“Other Medicine” and Miss Universe

Suppose I am a reasonable but predictably chauvinistic male both attracted to the Miss Universe pageant and at the same time vaguely abashed by its obvious concentration on the physical attributes of its stunning contestants and only hypocritically concerned about their intelligence and humanitarian views on world peace.

If I have a deadline pending for an Op-Ed piece and no compelling topic to address, I might well be tempted to write something equally predictable (and designed to make me seem enlightened) that criticizes the pageant’s superficiality and demands that the money spent to promote cup size, well-placed curves, and unnaturally big eyes and lips instead be spent to promote brainy girls with big hearts who better represent the highly-evolved females of the species I know I am supposed to desire.

How in the world does that scenario relate to the Op-Ed “They Need Other Medicine Too“?

  1. The Miss Universe Pageant and the Polio Eradication effort are sexy.
  2. The Miss Universe Pageant and the Polio Eradication effort get funding because they’re sexy.
  3. Neither program does much to meet the needs of the unsexy 99% of people who have regular lives and get sick.
  4. Regular people tend to resent the amount of money lavished on the freakishly extraordinary.
  5. If the money that goes into the MUP or the PE effort were spent to solve broader social problems, worthwhile but ordinary people would benefit.
  6. It seems cruel and unjust to lavish resources on the already blessed and extraordinary when the rest of us have unmet needs.
  7. Therefore, I demand that funds that now support the Miss Universe pageant and the Polio Eradication program be diverted to provide: you name it (clean drinking water, science education, income equality, hate abatement).

The problem with this argument, of course, is that the money dries up when we remove the sexiness. The sponsors of the pageant (and the eradication) are under no obligation to spend their money at all, certainly not to spend it as <em>we</em> please.

Argument:
“They Need Other Medicine Too”?

P1. Eradicating polio is difficult because the beneficiaries don’t really care about polio.

P2. More people die of diarrhea than polio, so they’d rather cure diarrhea.

P3. They don’t have health clinics, but they keep getting immunized against polio, which they’ve never seen.

P4. So parents of the immunized kids feel cheated because their polio-free kids are still getting sick.

P5. They even suspect there must be an ulterior motive to polio eradication since it has so little relevance to their lives.

P6. They start to resist polio eradication, demanding instead that PE money be spent on their perceived needs.

P7. Their resistance is understandable and reasonable.

P8. Therefore, global health organizations are wrong to take a fragmented approach and should try to solve all problems of general health for huge populations instead of attacking one problem at a time.

P9. But that sort of unified, overall effort is impossible since funding is earmarked to solve individual problems.

P10. The campaigns are only successful if they achieve narrow success.

P11. Polio efforts aren’t interested in malaria mitigation.

P12. These efforts attack individual targets chosen far from the countries and people they are supposed to benefit.

P13. The people they’re supposed to benefit aren’t asked to identify their particular needs. In fact, their needs are often ignored.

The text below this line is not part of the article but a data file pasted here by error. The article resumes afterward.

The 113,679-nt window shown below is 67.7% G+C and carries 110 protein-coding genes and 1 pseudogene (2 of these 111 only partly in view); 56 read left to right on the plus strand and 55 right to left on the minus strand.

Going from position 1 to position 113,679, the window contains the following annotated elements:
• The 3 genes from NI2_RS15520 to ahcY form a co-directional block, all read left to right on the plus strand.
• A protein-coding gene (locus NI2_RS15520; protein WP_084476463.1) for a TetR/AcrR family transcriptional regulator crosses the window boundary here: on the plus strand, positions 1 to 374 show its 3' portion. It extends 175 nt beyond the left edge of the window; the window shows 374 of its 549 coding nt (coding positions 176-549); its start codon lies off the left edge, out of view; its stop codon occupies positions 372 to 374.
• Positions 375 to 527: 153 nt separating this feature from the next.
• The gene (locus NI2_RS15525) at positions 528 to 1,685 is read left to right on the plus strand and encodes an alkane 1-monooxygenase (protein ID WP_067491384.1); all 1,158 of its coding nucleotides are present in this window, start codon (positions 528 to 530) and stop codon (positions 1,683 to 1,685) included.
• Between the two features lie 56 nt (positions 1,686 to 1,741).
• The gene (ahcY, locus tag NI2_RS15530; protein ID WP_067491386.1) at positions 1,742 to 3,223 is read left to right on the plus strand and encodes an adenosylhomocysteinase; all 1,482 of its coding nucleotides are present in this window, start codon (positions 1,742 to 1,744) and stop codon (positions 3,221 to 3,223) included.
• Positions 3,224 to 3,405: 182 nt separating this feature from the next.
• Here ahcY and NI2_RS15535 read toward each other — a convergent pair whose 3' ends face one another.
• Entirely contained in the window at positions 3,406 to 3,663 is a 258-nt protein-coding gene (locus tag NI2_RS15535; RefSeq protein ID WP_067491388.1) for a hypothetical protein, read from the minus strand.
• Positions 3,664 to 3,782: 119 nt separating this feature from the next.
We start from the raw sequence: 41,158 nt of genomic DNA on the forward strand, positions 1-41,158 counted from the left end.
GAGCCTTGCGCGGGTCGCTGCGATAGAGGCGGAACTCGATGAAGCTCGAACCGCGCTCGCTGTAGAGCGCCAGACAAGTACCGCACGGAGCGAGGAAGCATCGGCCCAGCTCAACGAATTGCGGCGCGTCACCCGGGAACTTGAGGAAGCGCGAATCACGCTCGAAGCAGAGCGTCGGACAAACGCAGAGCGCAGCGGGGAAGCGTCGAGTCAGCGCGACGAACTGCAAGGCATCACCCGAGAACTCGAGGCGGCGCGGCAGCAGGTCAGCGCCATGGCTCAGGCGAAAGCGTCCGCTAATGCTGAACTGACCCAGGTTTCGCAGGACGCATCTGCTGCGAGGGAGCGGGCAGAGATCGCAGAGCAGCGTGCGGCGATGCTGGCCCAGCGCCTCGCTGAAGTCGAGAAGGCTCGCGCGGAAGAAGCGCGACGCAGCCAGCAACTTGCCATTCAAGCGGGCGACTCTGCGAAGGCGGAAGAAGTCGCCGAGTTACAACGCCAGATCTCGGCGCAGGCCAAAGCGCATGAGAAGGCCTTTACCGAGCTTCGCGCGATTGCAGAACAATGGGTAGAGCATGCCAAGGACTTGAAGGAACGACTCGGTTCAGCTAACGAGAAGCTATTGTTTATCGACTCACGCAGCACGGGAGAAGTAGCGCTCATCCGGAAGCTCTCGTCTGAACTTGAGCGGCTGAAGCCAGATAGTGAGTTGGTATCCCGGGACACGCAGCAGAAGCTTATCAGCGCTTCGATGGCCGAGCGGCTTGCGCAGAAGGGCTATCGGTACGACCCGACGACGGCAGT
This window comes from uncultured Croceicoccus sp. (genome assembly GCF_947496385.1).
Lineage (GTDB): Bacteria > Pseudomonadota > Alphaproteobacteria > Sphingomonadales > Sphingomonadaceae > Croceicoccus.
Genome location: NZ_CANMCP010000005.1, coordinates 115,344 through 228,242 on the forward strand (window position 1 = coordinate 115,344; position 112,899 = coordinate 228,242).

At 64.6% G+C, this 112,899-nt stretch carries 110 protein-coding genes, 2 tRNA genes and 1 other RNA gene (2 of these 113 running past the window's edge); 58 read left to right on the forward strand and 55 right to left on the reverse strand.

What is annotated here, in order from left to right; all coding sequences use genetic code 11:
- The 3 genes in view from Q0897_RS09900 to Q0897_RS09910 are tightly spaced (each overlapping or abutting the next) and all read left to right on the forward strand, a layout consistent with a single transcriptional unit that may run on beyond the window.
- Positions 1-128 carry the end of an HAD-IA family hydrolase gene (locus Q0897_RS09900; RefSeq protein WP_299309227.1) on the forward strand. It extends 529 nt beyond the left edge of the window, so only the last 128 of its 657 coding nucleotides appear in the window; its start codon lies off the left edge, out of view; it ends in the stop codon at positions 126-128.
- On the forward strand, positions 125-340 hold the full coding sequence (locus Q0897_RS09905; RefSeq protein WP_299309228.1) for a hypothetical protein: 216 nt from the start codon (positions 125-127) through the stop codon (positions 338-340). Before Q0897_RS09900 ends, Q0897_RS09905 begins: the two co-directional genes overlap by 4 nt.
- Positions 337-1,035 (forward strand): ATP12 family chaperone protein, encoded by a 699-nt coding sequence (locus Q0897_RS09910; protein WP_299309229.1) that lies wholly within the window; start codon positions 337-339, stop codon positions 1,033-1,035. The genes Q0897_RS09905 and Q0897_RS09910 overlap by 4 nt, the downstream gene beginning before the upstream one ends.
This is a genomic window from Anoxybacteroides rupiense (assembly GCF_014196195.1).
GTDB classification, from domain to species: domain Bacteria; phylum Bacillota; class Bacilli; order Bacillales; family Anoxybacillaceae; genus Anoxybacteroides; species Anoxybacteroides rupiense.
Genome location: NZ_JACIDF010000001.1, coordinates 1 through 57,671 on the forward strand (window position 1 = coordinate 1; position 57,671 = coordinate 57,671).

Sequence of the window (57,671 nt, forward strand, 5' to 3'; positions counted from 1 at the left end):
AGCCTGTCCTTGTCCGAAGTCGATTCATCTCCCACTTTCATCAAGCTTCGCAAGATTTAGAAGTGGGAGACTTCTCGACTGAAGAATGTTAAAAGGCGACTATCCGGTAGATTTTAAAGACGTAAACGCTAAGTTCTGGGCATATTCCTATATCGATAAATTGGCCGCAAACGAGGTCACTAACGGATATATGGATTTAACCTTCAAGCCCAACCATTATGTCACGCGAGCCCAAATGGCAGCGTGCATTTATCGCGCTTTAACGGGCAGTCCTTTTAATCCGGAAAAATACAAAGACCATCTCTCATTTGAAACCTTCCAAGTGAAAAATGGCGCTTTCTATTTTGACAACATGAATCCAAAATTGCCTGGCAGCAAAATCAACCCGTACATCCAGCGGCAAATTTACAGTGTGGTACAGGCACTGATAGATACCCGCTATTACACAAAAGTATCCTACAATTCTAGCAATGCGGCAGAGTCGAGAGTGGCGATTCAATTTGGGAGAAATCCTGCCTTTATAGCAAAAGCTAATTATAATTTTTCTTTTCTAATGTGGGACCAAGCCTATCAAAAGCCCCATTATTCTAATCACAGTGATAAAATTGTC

P14. The recipient countries are at fault because they accept the funding without directing how it will be spent. Instead, the countries should be soliciting help for their specific needs.

P15. PE campaigns blame local governments and civil resistance, but they should really blame themselves because their efforts don’t meet a recognized local need.

P16. Global health programs need to respond to the most urgent needs of local communities, not global health goals.

The author of “They Need Other Medicine Too” makes a good and reasonable argument almost all the way through. The compassion he expresses for the poor, sick, and under-represented in unhealthy countries is legitimate and well-placed. He’s completely correct that campaigns like the polio eradication effort don’t address the most critical, immediate needs of the local populations they administer to in their attempt to solve a global problem.

But he makes a critical Categorical error in P16. He asserts that global health programs should first respond to local health needs. He has earlier categorized the already sick residents of the target communities as “the people they want to help.”

That’s a categorical argument error. The people the global eradication efforts “want to help” are the entire human population of the future. They might incidentally and importantly also help a few hundred children from contracting polio right now, but that is their only obligation to those children in this effort.

The author of the article might as well say the Miss Universe Pageant should do more to promote the other essential human characteristics of its extraordinary contestants. But that of course misses the point of the pageant. And the author misunderstands the goals of the global initiative (though he might be correct about why it has so far failed).

Advertisements

About davidbdale

Inventor of and sole practitioner of 299-word Very Short Novels. www.davidbdale.wordpress.com
This entry was posted in David Hodges, Polio Claims, Professor Post. Bookmark the permalink.

Leave a Reply

Fill in your details below or click an icon to log in:

WordPress.com Logo

You are commenting using your WordPress.com account. Log Out / Change )

Twitter picture

You are commenting using your Twitter account. Log Out / Change )

Facebook photo

You are commenting using your Facebook account. Log Out / Change )

Google+ photo

You are commenting using your Google+ account. Log Out / Change )

Connecting to %s